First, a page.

She continued, “The morning warmth of the sun, the unique smell of food being cooked, the horns sounding in the close distance, people weaving through the cars, the blocked streets for some random cause, and the sidewalks jammed with people selling trinkets spread over large plastic bags is the life I grew up to in Catania.”
“In less developed parts of the world,” he added, pointing to a young child, “kids look at the ground, not because they are shy, but they look for coins and bills.”
He could see the strength drop out of her shoulders, almost like weights pulling down at her wrists. She did not drop with hopelessness, but rather, “Years of waiting,” she began, “so many years of not coming here due to my fears. I did not want people to see me as Mexican, since I am Italian, not knowing the language, and only to find out I am closer to these people than I am to Americans.”
“First of all,” he said in a stern voice, “you are Sebina first, not Italian. Too many people speak of themselves as being some ethnic background when the individual matters more. If you want, I could call you Italian since you say, ‘I am Italian.’ Also, twelve years is a long time to feel comfortable,” he said smiling. “The people spot you right away, familiar with the setting, but unfamiliar with how to react with what is going on around you.”
She touched his shoulder, pointing at a young lady, “The girls look like girls in Catania, wearing high heels and tight jeans.”
Along Avenue Benito Juarez, just down from the church, Nuestra Senora de Loreto, between the stores, World Shoes and Casa de Empeno is Restaurant La Pasadita. They serve everything: from tortillas, made by hand, quesadillas, tongue and cow head tacos, and pizza. The restaurant has five picnic-size tables and they seat eight people. It has six tables that seat four comfortably, but who needs comfort in Tijuana so most of them have five or six people sitting there. Each table has communal radishes, lime, and salt in a Gerber baby jar. Outside, on a makeshift stage, musicians play, bringing together the people and the values of Mexico, a country misunderstood by Sebina, along with countless others.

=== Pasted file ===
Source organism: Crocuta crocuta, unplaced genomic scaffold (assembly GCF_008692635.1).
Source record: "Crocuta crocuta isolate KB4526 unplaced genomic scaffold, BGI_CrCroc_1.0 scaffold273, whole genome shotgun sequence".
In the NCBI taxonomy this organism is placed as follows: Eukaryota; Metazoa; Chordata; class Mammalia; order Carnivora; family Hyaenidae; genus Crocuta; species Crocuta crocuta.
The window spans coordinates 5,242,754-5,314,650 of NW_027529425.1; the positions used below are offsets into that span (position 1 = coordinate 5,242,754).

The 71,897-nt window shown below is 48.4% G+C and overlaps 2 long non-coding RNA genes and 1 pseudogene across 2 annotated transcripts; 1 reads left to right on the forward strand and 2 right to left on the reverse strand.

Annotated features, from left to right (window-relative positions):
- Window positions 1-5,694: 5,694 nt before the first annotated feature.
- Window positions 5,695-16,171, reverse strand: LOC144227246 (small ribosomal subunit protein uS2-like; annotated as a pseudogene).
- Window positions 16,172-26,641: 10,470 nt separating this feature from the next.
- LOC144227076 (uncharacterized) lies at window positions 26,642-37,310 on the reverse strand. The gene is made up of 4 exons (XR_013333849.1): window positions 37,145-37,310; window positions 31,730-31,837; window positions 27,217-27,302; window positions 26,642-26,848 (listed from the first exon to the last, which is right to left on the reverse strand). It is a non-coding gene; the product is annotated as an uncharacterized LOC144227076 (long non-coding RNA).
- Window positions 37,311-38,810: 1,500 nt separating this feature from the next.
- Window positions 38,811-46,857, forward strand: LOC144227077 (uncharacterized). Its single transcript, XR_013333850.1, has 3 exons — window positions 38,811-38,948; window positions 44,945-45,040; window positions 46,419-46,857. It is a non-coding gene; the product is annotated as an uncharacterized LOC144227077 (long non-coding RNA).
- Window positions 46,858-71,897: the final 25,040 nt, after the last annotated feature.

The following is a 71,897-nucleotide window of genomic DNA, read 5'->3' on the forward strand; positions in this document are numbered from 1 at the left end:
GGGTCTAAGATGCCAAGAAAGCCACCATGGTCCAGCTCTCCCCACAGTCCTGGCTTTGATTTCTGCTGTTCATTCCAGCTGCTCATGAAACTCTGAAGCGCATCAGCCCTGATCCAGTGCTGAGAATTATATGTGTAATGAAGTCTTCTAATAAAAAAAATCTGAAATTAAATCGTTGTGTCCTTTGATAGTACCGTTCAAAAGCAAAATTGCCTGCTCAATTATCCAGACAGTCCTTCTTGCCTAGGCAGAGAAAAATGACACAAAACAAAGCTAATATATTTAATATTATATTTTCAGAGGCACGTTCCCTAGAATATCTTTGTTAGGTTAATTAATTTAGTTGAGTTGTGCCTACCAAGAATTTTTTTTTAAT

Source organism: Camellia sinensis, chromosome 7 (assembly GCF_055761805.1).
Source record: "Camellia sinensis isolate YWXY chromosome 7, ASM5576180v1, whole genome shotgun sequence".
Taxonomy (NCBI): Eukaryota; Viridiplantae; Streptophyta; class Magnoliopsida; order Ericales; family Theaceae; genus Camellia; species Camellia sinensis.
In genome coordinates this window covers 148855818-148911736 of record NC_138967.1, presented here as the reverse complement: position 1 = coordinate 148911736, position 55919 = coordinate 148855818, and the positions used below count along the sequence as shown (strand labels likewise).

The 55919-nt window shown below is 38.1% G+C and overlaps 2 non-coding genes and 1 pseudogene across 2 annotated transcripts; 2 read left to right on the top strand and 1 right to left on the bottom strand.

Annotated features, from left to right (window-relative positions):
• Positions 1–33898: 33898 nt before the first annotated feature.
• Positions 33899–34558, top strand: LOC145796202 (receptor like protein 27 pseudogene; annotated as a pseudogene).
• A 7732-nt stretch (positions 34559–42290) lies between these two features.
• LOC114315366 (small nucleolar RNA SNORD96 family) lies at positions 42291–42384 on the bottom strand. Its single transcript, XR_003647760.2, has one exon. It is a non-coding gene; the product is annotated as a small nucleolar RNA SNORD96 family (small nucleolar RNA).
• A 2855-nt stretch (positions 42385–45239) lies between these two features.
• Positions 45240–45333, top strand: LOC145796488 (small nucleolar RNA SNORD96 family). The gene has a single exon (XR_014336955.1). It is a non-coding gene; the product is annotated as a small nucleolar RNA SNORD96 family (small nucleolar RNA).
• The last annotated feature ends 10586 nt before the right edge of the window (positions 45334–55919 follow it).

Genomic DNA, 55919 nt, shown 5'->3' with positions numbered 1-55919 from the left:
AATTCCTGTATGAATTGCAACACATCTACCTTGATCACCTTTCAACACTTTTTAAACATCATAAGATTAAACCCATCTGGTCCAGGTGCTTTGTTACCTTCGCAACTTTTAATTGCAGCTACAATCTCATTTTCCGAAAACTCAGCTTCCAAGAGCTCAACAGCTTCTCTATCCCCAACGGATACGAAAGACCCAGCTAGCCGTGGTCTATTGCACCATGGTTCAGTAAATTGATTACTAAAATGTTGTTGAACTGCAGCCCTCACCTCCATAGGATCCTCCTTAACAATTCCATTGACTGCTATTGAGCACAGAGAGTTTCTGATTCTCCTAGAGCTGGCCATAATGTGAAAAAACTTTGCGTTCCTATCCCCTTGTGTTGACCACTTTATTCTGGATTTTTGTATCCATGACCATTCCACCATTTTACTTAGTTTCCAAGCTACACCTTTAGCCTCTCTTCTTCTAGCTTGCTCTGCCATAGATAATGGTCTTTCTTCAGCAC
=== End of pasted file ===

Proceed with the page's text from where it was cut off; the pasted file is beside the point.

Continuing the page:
Sebina declared, “Sono nata in Italia, ma non ho dimenticato l’America.”
She was born in Italy, but has not forgotten America. She had almost forgotten, entirely, how close another beautiful country was to her.
“I should not guard against anything, except the memories I create when I go into a new experience.”
In the end, it is about going for an experience, discovering something new, and realizing life is a step away. Put the idea away, about how dangerous a new area of the world may be. No matter how far or how close, simply, enjoy a visit. Traveling permits us to learn about ourselves. It may not be a bad idea to leave what we know, to what we thought we knew.
“Today,” Sebina started saying, “I lived for something new, and by accident, I discovered something new about myself.”
Henry Biernacki- Traveler to over 120 countries
Author: No More Heroes